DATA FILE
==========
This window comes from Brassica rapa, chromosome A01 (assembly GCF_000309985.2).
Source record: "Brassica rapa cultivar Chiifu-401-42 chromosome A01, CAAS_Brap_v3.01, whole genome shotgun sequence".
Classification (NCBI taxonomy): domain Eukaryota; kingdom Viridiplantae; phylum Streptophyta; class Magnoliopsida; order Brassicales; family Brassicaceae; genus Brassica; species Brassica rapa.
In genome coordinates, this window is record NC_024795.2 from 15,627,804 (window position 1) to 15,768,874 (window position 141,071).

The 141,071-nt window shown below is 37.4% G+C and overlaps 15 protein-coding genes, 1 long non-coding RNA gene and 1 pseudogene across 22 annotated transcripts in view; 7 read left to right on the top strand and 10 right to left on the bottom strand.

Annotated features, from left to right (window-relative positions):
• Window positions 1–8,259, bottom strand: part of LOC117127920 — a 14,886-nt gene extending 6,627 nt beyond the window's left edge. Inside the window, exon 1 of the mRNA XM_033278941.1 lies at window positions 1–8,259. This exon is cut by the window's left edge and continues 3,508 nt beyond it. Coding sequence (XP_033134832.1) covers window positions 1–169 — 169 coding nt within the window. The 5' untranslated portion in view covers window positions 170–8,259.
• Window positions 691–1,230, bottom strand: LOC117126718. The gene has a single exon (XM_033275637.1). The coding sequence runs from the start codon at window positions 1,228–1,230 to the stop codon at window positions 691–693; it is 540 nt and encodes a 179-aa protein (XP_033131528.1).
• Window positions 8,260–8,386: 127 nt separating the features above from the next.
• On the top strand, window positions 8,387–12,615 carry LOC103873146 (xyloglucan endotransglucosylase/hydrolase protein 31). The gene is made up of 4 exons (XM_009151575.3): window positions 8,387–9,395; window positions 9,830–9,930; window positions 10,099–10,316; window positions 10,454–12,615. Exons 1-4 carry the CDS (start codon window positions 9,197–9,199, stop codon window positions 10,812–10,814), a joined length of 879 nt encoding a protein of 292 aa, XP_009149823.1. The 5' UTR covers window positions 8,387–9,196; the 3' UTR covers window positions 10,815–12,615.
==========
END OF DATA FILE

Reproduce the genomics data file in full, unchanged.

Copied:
This window comes from Brassica rapa, chromosome A01 (assembly GCF_000309985.2).
Source record: "Brassica rapa cultivar Chiifu-401-42 chromosome A01, CAAS_Brap_v3.01, whole genome shotgun sequence".
Classification (NCBI taxonomy): domain Eukaryota; kingdom Viridiplantae; phylum Streptophyta; class Magnoliopsida; order Brassicales; family Brassicaceae; genus Brassica; species Brassica rapa.
In genome coordinates, this window is record NC_024795.2 from 15,627,804 (window position 1) to 15,768,874 (window position 141,071).

The 141,071-nt window shown below is 37.4% G+C and overlaps 15 protein-coding genes, 1 long non-coding RNA gene and 1 pseudogene across 22 annotated transcripts in view; 7 read left to right on the top strand and 10 right to left on the bottom strand.

Annotated features, from left to right (window-relative positions):
• Window positions 1–8,259, bottom strand: part of LOC117127920 — a 14,886-nt gene extending 6,627 nt beyond the window's left edge. Inside the window, exon 1 of the mRNA XM_033278941.1 lies at window positions 1–8,259. This exon is cut by the window's left edge and continues 3,508 nt beyond it. Coding sequence (XP_033134832.1) covers window positions 1–169 — 169 coding nt within the window. The 5' untranslated portion in view covers window positions 170–8,259.
• Window positions 691–1,230, bottom strand: LOC117126718. The gene has a single exon (XM_033275637.1). The coding sequence runs from the start codon at window positions 1,228–1,230 to the stop codon at window positions 691–693; it is 540 nt and encodes a 179-aa protein (XP_033131528.1).
• Window positions 8,260–8,386: 127 nt separating the features above from the next.
• On the top strand, window positions 8,387–12,615 carry LOC103873146 (xyloglucan endotransglucosylase/hydrolase protein 31). The gene is made up of 4 exons (XM_009151575.3): window positions 8,387–9,395; window positions 9,830–9,930; window positions 10,099–10,316; window positions 10,454–12,615. Exons 1-4 carry the CDS (start codon window positions 9,197–9,199, stop codon window positions 10,812–10,814), a joined length of 879 nt encoding a protein of 292 aa, XP_009149823.1. The 5' UTR covers window positions 8,387–9,196; the 3' UTR covers window positions 10,815–12,615.